We’ve seen the term “income inequality” rise to the level of broad public discussion over the past few years – how a tiny sliver of our country’s population is taking in well over 90% of all new income since 2007. Many economists contend it’s largely due to changes to the U.S. Tax Code over the past 20 years that now dramatically favors the already wealthy.
A telling sign of that trend is on broad display in Washington County. Washington County, Oregon’s richest county, has become an example of what is called “wage polarization” which is producing a big drop in new single family homes while producing a huge surge in new apartments and condos.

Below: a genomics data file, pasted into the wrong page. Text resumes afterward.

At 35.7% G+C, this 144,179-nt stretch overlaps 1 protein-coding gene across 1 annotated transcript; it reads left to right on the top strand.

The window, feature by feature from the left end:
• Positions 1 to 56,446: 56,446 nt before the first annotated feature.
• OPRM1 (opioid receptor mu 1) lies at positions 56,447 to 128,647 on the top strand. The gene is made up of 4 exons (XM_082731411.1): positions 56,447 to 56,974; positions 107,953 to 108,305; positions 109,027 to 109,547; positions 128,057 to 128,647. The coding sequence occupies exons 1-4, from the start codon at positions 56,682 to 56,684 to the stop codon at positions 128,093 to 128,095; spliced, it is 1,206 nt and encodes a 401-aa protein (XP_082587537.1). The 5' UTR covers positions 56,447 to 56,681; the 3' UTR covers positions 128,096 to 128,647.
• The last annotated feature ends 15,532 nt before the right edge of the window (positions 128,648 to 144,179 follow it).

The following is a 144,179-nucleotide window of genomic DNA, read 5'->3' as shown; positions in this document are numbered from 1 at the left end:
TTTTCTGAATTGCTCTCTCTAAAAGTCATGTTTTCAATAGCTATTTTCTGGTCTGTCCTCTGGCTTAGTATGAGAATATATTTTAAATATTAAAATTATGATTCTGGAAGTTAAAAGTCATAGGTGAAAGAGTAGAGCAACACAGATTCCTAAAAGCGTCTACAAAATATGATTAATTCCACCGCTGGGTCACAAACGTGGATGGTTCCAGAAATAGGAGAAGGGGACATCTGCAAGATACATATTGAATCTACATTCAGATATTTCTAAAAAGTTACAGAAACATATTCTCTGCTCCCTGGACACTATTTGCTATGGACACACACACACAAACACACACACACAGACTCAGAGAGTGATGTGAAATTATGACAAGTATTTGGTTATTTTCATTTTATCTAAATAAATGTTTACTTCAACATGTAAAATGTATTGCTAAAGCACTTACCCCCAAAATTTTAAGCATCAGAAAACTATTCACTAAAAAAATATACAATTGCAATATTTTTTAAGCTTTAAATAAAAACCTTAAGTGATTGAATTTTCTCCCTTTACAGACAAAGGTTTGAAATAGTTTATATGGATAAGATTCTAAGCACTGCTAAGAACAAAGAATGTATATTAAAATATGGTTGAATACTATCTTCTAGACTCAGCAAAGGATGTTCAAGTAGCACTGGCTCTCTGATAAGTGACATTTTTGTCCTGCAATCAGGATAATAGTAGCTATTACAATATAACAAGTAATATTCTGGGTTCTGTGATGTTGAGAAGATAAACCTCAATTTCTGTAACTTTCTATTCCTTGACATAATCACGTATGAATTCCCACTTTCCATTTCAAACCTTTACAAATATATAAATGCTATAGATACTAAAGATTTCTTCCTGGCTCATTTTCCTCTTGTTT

Analysts say Washington County’s economic elite is doing fine, but the vast majority of everyone else is stuck at the lower rungs of the economic ladder – due largely to the skyrocketing price of a college or technical degree which would otherwise pull them up the ladder. What’s worse, they say family wages remain stuck at 1985 levels putting higher education farther out of reach for the average high school graduate, leaving them stuck at the bottom. And every year there’s more and more of them.
The Oregonian has the story. Click here.